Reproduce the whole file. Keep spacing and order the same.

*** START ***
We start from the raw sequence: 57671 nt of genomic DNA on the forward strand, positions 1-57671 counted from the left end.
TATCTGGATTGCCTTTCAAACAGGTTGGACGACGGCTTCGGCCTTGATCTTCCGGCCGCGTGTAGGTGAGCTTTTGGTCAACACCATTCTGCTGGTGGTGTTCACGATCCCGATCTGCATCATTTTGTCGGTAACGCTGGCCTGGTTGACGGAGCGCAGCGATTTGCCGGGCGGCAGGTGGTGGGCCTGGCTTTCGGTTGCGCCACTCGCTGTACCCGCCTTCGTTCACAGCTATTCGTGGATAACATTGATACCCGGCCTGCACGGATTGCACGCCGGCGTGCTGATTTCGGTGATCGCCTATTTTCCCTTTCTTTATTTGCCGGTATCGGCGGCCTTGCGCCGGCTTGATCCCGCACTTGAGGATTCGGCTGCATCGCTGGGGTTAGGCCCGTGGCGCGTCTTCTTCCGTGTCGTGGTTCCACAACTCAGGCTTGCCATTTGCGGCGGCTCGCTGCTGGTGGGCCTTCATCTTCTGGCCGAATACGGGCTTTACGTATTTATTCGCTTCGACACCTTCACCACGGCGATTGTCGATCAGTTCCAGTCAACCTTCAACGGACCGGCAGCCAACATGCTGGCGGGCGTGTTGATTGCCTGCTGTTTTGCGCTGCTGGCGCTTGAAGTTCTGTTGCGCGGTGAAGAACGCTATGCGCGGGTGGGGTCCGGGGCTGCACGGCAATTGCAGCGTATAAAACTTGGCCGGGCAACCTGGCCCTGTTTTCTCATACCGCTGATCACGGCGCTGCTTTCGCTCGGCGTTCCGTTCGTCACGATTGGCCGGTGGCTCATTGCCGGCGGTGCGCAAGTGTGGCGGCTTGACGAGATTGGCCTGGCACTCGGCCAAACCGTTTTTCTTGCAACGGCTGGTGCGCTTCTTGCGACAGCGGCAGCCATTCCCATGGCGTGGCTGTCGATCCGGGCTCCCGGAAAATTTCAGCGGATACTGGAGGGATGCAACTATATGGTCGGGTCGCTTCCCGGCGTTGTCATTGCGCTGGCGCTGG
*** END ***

We start from the raw sequence: 57671 nt of genomic DNA on the forward strand, positions 1-57671 counted from the left end.
TATCTGGATTGCCTTTCAAACAGGTTGGACGACGGCTTCGGCCTTGATCTTCCGGCCGCGTGTAGGTGAGCTTTTGGTCAACACCATTCTGCTGGTGGTGTTCACGATCCCGATCTGCATCATTTTGTCGGTAACGCTGGCCTGGTTGACGGAGCGCAGCGATTTGCCGGGCGGCAGGTGGTGGGCCTGGCTTTCGGTTGCGCCACTCGCTGTACCCGCCTTCGTTCACAGCTATTCGTGGATAACATTGATACCCGGCCTGCACGGATTGCACGCCGGCGTGCTGATTTCGGTGATCGCCTATTTTCCCTTTCTTTATTTGCCGGTATCGGCGGCCTTGCGCCGGCTTGATCCCGCACTTGAGGATTCGGCTGCATCGCTGGGGTTAGGCCCGTGGCGCGTCTTCTTCCGTGTCGTGGTTCCACAACTCAGGCTTGCCATTTGCGGCGGCTCGCTGCTGGTGGGCCTTCATCTTCTGGCCGAATACGGGCTTTACGTATTTATTCGCTTCGACACCTTCACCACGGCGATTGTCGATCAGTTCCAGTCAACCTTCAACGGACCGGCAGCCAACATGCTGGCGGGCGTGTTGATTGCCTGCTGTTTTGCGCTGCTGGCGCTTGAAGTTCTGTTGCGCGGTGAAGAACGCTATGCGCGGGTGGGGTCCGGGGCTGCACGGCAATTGCAGCGTATAAAACTTGGCCGGGCAACCTGGCCCTGTTTTCTCATACCGCTGATCACGGCGCTGCTTTCGCTCGGCGTTCCGTTCGTCACGATTGGCCGGTGGCTCATTGCCGGCGGTGCGCAAGTGTGGCGGCTTGACGAGATTGGCCTGGCACTCGGCCAAACCGTTTTTCTTGCAACGGCTGGTGCGCTTCTTGCGACAGCGGCAGCCATTCCCATGGCGTGGCTGTCGATCCGGGCTCCCGGAAAATTTCAGCGGATACTGGAGGGATGCAACTATATGGTCGGGTCGCTTCCCGGCGTTGTCATTGCGCTGGCGCTGG